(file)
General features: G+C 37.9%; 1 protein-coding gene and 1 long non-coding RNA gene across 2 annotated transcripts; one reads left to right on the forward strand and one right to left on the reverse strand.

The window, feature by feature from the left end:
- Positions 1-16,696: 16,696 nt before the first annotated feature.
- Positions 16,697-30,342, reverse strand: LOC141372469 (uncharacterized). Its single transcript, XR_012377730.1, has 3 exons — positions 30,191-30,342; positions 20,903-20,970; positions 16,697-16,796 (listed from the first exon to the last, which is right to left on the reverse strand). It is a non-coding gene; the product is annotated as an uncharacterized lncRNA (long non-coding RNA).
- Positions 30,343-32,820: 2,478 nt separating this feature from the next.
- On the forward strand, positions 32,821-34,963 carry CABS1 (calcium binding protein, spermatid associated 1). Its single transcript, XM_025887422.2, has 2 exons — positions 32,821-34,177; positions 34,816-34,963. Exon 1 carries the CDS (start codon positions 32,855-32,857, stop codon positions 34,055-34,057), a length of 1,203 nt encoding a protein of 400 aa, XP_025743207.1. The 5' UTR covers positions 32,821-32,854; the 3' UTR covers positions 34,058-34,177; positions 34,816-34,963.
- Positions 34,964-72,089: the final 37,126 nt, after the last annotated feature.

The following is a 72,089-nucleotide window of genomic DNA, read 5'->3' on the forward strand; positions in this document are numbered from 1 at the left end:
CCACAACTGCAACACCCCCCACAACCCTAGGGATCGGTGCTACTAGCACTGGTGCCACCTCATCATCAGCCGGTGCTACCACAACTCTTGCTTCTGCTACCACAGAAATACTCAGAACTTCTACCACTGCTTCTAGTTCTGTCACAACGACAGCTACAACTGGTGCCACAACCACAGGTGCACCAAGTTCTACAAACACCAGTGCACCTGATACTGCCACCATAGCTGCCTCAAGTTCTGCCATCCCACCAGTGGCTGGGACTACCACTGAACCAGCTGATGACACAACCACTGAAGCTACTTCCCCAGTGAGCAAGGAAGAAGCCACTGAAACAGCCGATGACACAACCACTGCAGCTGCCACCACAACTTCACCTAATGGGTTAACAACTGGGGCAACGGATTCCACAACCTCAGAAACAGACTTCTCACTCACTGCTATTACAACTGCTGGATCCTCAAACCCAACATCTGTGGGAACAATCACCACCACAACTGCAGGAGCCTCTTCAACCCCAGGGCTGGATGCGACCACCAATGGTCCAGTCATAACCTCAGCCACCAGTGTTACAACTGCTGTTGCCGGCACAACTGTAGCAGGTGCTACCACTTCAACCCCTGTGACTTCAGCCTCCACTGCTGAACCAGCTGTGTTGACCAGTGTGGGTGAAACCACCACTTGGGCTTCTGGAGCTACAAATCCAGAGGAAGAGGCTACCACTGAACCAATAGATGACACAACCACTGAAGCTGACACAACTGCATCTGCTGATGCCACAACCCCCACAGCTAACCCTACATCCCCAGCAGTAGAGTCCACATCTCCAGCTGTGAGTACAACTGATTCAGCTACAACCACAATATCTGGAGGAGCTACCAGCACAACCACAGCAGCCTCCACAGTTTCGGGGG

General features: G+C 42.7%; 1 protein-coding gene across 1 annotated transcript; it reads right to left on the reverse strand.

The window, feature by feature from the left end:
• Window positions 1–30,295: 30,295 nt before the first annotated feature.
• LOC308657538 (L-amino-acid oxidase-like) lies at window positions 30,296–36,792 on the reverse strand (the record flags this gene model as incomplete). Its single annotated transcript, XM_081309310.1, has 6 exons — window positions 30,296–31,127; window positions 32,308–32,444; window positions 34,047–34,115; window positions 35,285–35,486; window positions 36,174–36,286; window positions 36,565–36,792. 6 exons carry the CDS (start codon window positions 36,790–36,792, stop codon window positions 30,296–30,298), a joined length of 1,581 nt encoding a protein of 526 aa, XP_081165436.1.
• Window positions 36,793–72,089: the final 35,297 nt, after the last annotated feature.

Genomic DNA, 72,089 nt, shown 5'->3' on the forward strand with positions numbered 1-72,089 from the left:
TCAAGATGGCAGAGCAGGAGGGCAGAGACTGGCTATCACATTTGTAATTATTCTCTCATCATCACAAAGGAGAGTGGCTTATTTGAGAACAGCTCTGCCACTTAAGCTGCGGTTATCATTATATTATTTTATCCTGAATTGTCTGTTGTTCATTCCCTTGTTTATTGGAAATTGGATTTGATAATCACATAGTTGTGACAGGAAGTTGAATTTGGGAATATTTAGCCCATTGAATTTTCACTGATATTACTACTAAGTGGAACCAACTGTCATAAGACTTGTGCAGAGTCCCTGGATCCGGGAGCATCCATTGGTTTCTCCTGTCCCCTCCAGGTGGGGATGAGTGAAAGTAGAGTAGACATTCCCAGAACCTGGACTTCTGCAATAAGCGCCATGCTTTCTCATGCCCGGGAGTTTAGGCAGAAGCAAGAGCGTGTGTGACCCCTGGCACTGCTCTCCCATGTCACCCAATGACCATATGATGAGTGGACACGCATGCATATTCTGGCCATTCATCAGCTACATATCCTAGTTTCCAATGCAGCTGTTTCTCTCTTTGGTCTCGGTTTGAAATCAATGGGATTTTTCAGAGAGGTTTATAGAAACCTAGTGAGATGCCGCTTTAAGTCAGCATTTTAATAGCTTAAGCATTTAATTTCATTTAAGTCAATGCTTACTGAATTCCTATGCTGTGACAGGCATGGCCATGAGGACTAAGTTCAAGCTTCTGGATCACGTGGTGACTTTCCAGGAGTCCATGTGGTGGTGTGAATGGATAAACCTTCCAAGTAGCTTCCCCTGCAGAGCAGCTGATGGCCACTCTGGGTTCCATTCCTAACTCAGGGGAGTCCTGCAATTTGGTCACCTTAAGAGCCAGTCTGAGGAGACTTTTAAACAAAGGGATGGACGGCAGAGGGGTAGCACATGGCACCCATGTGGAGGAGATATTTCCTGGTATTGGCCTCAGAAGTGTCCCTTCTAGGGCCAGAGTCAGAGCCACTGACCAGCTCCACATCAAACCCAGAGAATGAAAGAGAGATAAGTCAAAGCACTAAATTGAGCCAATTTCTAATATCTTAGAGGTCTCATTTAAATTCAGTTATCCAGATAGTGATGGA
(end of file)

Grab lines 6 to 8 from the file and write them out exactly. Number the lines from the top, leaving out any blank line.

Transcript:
- On the forward strand, positions 32,821-34,963 carry CABS1 (calcium binding protein, spermatid associated 1). Its single transcript, XM_025887422.2, has 2 exons — positions 32,821-34,177; positions 34,816-34,963. Exon 1 carries the CDS (start codon positions 32,855-32,857, stop codon positions 34,055-34,057), a length of 1,203 nt encoding a protein of 400 aa, XP_025743207.1. The 5' UTR covers positions 32,821-32,854; the 3' UTR covers positions 34,058-34,177; positions 34,816-34,963.
- Positions 34,964-72,089: the final 37,126 nt, after the last annotated feature.

The following is a 72,089-nucleotide window of genomic DNA, read 5'->3' on the forward strand; positions in this document are numbered from 1 at the left end: